SPRINGFIELD, IL – Illinois State Senator Jacqueline Y. Collins (D-16th) has introduced legislation that will allow Illinoisans to continue to play the Quality of Life scratch-off lottery game after the end of 2012. The “Red Ribbon Cash” game has raised over $2.4 million for preventioneducation and treatment. If Senate Bill 2971 becomes law, it will continue to fund the fight against HIV/AIDS for five additional years.
“Four years after the legislature voted to fund organizations on the front lines of HIV/AIDS prevention and treatment, the number of new infections has decreased nationwide, but this devastating disease is still ravaging vulnerable communities, particularly minority women,”
Sen. Collins said. “The proceeds from the Quality of Life scratch-off game are helping non-profits save and prolong lives in the populations with the highest risk and we should allow these groups to continue their vital work.”
In Illinois, 53.4 percent of new AIDS diagnoses in 2009 were among African-American residents, although only 14.5 percent of Illinois’ total population is black. More than four times as many African-American women are living with HIV in Illinois as white women, and three out of four women in Illinois diagnosed with HIV in 2009 were black.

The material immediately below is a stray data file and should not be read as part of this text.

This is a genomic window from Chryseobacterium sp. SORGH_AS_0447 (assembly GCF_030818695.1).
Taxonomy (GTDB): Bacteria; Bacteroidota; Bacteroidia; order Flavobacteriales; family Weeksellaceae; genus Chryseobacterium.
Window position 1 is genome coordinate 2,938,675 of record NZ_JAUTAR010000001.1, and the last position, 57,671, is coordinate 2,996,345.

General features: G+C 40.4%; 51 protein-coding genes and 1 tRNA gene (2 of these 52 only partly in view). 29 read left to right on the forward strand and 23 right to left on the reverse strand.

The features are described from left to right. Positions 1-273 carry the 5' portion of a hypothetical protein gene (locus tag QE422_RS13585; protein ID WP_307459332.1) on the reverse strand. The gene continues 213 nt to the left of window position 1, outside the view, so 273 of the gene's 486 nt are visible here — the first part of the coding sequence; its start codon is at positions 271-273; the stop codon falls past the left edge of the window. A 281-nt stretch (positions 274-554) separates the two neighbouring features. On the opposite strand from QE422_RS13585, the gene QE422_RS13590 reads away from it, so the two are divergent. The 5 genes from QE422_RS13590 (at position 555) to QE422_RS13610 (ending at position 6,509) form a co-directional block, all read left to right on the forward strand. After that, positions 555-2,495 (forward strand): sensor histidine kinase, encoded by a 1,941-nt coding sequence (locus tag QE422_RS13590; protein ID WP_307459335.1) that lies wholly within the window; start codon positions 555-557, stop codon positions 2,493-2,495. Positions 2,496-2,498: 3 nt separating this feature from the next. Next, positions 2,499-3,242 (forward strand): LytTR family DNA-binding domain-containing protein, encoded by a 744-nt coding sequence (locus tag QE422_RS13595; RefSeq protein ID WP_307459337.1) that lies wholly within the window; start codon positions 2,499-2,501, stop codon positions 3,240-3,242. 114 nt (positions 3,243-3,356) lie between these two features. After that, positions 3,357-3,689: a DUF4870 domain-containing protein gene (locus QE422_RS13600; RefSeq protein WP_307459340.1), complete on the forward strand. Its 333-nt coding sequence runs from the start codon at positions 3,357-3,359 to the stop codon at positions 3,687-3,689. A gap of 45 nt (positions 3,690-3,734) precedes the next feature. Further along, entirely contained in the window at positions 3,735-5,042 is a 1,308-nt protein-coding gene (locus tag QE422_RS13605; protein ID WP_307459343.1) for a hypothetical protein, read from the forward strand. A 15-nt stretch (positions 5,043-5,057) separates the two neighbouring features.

Currently, the Illinois Lottery Commission, through its existing vendors, can sell instant scratch-off tickets, the proceeds of which are deposited into the Quality of Life Endowment Fund, which is kept separate from the state’s general revenues. The Quality of Life Board then awards the money in the fund to qualified non-profit organizations. Half of the money earned from the games must go to groups with annual budgets of less than $300,000. Grant recipients must be engaged in prevention education or treatment of HIV/AIDS, and they must serve a
population at a heightened risk of contracting HIV or developing AIDS.
Sen. Collins, Representative Karen Yarbrough (D-7th), Representative Greg Harris (D-13th), Representative Thaddeus Jones (D-29th), and others held a press conference today to commemorate National African American HIV/AIDS Awareness Day and to discuss measures, like extending the Quality of Life scratch-off game, that will empower African-Americans
and others in the fight against HIV/AIDS.